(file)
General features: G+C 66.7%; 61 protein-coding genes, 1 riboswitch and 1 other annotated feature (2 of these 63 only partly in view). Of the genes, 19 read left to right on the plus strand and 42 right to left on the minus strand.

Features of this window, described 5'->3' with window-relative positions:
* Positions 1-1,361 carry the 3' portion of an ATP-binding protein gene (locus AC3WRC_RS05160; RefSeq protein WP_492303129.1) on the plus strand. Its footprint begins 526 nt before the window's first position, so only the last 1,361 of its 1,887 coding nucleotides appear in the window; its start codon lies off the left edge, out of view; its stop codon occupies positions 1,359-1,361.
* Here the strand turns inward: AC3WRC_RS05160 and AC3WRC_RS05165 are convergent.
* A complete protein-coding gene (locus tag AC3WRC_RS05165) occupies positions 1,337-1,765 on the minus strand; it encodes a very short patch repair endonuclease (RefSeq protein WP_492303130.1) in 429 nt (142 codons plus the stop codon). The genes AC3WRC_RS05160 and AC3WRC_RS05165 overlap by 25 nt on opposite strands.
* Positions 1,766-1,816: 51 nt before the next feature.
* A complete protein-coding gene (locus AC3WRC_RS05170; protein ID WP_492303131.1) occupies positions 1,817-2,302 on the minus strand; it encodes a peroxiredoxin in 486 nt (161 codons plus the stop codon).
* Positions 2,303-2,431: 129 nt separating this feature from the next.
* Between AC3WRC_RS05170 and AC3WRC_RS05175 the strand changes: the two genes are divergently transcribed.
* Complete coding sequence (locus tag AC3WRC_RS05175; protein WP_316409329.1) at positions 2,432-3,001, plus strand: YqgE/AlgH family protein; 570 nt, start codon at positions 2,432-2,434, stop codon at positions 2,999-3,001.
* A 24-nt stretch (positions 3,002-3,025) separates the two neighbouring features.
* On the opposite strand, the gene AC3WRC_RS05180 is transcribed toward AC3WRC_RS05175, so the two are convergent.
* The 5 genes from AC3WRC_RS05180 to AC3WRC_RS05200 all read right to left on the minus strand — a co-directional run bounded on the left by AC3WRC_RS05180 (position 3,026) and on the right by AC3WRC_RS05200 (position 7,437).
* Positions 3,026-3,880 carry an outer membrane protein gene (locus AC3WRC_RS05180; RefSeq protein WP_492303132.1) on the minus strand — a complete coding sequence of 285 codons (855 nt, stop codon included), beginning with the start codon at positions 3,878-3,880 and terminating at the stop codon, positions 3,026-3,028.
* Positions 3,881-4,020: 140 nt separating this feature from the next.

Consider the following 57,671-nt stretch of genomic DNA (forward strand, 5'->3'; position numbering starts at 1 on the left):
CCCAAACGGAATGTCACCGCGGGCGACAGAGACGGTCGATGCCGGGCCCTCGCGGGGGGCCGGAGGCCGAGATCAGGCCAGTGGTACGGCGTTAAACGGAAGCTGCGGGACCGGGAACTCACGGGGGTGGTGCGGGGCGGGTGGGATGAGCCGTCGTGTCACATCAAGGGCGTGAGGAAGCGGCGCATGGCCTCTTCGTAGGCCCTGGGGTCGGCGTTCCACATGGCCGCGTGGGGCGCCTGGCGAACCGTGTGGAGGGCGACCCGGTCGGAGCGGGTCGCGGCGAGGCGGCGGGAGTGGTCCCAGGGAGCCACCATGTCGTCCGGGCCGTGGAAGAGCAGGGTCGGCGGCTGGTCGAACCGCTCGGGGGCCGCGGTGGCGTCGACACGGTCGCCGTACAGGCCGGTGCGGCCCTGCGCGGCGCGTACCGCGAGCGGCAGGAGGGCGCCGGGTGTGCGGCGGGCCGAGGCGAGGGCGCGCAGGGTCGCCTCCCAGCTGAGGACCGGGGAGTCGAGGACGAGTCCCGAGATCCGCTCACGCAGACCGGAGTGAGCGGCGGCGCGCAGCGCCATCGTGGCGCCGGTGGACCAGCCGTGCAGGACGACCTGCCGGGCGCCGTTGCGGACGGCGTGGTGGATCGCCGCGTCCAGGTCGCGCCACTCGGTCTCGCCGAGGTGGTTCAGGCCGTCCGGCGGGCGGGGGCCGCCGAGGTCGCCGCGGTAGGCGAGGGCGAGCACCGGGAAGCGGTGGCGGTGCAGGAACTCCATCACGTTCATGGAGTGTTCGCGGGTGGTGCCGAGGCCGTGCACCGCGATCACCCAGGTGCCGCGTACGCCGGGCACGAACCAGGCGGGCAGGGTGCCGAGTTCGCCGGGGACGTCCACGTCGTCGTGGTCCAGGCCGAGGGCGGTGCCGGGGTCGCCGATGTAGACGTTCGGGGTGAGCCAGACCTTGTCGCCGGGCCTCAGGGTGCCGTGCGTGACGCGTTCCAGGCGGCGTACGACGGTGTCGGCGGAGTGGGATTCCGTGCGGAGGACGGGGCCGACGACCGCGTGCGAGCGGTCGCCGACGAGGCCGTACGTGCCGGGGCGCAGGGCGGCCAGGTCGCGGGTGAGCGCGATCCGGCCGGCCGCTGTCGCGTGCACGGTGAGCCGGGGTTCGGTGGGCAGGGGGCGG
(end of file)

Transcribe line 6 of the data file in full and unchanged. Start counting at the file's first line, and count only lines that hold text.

* Positions 1,766-1,816: 51 nt before the next feature.